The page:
For once I was too quick to post rather than too slow. I have just found a news item from the Vatican which reports Pope Benedict’s address to the Pontifical Council for Christian Unity.
His words are consistent with what he has said or hinted at in the past. He states clearly that the most urgent and intense ecumenical dialogue is with the Orthodox churches, with whom the Catholic Church has the “closest intimacy”. Nevertheless no ecumenical dialogue must ever relapse into a search for and satisfaction with compromise, that is, into “political categories, in which negotiating ability or greater capacity to reach compromise come into play, and in which the participants hope that, as good mediators, after a certain period they will reach an agreement acceptable to everyone”.
Then the Holy Father articulates the “dual dynamic” of ecumenical activity. “On the one hand it means searching dedicatedly, passionately and tenaciously for all the unity in truth”, for without common acceptance of the one truth there can be no unity; and on the other hand we must realise that all ecumenical activity is subject to the will of God, for “we do not know the time that the unity of all Christ’s disciples will be achieved, and we cannot know it because we do not ‘make’ unity, God ‘makes’ it; it comes from on high…” In other words our part is to work for unity in truth while accepting that this can only come about by God’s power, in God’s good time.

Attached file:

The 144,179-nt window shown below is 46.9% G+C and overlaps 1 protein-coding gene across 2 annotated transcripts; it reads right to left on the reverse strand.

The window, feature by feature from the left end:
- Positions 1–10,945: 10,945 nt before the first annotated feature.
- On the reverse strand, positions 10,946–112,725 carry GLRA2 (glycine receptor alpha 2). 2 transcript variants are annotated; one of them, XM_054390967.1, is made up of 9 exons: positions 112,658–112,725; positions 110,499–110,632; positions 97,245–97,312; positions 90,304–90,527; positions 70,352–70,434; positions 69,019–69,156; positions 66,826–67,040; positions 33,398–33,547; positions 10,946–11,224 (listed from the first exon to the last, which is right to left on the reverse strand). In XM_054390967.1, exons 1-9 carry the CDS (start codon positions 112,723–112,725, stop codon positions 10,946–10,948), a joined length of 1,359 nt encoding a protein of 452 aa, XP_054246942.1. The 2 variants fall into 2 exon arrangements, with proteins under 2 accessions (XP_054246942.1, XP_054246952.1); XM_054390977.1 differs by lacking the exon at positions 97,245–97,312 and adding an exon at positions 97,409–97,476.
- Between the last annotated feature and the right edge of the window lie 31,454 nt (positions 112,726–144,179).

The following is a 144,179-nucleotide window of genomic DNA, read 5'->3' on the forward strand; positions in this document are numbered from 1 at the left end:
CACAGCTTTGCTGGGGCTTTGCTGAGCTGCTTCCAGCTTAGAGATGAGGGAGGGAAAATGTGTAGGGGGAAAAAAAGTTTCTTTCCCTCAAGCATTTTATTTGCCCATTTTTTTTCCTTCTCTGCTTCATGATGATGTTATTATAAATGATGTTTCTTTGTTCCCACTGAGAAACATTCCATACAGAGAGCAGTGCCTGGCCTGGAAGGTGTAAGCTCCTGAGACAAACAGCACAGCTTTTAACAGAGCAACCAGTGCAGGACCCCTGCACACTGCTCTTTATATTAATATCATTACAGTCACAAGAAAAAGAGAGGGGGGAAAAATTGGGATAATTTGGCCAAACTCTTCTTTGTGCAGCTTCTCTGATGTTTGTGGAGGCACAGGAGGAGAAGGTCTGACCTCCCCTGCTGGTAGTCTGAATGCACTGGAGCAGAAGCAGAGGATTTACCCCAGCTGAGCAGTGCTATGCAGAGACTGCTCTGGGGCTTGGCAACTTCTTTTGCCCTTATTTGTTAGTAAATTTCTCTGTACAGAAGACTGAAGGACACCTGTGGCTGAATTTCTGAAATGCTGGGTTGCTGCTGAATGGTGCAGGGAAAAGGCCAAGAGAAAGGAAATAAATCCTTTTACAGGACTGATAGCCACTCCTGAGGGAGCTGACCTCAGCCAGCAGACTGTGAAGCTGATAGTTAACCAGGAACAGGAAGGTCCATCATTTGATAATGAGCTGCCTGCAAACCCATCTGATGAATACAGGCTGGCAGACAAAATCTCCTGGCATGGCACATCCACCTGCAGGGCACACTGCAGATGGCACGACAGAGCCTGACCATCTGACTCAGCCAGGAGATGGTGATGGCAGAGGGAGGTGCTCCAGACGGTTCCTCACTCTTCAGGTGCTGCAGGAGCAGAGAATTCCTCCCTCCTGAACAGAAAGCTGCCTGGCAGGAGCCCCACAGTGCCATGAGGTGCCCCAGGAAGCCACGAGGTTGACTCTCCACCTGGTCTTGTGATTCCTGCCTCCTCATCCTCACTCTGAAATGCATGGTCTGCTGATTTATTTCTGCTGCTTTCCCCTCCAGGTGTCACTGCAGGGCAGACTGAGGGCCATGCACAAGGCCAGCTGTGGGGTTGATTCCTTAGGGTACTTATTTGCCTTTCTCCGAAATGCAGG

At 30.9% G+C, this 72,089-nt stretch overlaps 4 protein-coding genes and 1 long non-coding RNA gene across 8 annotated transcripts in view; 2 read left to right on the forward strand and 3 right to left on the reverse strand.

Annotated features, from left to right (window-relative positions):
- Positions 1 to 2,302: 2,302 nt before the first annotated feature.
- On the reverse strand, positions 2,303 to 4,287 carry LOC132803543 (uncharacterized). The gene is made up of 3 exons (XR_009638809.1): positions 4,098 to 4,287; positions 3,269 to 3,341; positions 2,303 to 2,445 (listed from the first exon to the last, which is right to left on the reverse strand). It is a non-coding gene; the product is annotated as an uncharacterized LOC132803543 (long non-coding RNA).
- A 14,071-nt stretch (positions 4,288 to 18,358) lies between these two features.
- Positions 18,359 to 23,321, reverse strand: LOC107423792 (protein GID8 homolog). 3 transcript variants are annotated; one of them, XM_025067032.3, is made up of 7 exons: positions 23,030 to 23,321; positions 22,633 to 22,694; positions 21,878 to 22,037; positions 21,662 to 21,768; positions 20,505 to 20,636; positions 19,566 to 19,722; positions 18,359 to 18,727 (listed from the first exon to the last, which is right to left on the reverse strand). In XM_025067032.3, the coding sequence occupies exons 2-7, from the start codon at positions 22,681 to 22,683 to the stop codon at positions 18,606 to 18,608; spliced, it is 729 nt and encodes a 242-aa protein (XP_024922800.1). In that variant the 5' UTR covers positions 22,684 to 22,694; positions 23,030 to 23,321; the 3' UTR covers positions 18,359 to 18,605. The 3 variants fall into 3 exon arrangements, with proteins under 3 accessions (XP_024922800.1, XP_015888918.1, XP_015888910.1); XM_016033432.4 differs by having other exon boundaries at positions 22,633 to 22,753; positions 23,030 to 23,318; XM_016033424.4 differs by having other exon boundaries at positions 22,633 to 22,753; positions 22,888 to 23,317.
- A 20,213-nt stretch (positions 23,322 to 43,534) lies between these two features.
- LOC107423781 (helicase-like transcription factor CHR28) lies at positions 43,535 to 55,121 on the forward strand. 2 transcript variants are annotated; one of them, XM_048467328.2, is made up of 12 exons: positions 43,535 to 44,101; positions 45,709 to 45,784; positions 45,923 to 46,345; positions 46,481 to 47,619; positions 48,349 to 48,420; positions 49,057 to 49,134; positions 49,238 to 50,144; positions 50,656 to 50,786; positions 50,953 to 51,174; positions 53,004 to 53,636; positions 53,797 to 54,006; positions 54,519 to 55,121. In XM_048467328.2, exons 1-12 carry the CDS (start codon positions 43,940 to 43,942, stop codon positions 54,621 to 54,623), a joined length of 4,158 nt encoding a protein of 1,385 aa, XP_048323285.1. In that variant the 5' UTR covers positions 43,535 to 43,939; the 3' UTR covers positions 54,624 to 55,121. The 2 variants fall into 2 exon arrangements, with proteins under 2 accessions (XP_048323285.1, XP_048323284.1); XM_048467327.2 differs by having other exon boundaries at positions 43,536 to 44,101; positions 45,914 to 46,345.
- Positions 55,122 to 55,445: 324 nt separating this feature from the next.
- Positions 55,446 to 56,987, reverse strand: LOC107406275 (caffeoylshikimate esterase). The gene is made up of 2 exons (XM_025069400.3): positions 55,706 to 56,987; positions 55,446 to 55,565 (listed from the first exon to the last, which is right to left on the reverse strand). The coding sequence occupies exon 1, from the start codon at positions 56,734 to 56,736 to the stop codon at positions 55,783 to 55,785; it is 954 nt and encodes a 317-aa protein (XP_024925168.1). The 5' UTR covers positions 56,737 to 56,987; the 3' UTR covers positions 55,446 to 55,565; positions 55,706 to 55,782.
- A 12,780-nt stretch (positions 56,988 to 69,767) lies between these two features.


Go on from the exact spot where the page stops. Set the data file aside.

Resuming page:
There is in ecumenical endeavour the same delicate balance that marks all Christian activity, between “acting and suffering, activity and patience, fatigue and joy”. Ecumenism is one with all Christian activity on earth, which will never bear fruit unless it is one with the vine and founded on prayer. Thus, says the Holy father, “the unity of Christians is and remains prayer, it dwells in prayer”. It is of course the prayer that issues forth in charity and truth.